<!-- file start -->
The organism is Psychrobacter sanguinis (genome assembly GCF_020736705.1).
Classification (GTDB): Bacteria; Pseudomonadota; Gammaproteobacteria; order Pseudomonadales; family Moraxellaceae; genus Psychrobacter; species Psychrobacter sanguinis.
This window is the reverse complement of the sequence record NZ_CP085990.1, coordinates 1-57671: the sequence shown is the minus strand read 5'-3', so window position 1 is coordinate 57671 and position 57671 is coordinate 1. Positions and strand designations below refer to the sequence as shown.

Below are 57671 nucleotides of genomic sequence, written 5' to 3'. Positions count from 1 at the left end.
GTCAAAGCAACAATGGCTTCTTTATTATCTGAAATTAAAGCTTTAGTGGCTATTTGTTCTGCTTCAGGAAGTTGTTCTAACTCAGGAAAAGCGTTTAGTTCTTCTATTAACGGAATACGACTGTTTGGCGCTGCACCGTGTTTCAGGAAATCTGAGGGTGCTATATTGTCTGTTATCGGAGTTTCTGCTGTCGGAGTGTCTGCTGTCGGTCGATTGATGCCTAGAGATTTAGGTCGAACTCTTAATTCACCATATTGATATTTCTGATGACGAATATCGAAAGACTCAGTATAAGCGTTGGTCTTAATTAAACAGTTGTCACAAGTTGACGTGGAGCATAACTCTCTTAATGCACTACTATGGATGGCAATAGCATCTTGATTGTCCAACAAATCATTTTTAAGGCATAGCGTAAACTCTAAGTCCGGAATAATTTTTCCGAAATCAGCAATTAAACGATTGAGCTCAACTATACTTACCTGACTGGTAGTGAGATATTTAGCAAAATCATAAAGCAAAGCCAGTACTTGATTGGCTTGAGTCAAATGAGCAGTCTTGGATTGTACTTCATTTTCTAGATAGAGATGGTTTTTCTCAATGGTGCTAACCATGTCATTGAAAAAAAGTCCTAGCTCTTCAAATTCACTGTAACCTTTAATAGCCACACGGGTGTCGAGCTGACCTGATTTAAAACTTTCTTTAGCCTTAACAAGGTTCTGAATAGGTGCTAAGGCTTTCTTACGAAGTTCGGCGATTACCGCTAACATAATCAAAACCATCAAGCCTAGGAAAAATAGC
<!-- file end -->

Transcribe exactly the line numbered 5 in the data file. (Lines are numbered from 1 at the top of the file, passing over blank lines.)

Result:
GTCAAAGCAACAATGGCTTCTTTATTATCTGAAATTAAAGCTTTAGTGGCTATTTGTTCTGCTTCAGGAAGTTGTTCTAACTCAGGAAAAGCGTTTAGTTCTTCTATTAACGGAATACGACTGTTTGGCGCTGCACCGTGTTTCAGGAAATCTGAGGGTGCTATATTGTCTGTTATCGGAGTTTCTGCTGTCGGAGTGTCTGCTGTCGGTCGATTGATGCCTAGAGATTTAGGTCGAACTCTTAATTCACCATATTGATATTTCTGATGACGAATATCGAAAGACTCAGTATAAGCGTTGGTCTTAATTAAACAGTTGTCACAAGTTGACGTGGAGCATAACTCTCTTAATGCACTACTATGGATGGCAATAGCATCTTGATTGTCCAACAAATCATTTTTAAGGCATAGCGTAAACTCTAAGTCCGGAATAATTTTTCCGAAATCAGCAATTAAACGATTGAGCTCAACTATACTTACCTGACTGGTAGTGAGATATTTAGCAAAATCATAAAGCAAAGCCAGTACTTGATTGGCTTGAGTCAAATGAGCAGTCTTGGATTGTACTTCATTTTCTAGATAGAGATGGTTTTTCTCAATGGTGCTAACCATGTCATTGAAAAAAAGTCCTAGCTCTTCAAATTCACTGTAACCTTTAATAGCCACACGGGTGTCGAGCTGACCTGATTTAAAACTTTCTTTAGCCTTAACAAGGTTCTGAATAGGTGCTAAGGCTTTCTTACGAAGTTCGGCGATTACCGCTAACATAATCAAAACCATCAAGCCTAGGAAAAATAGC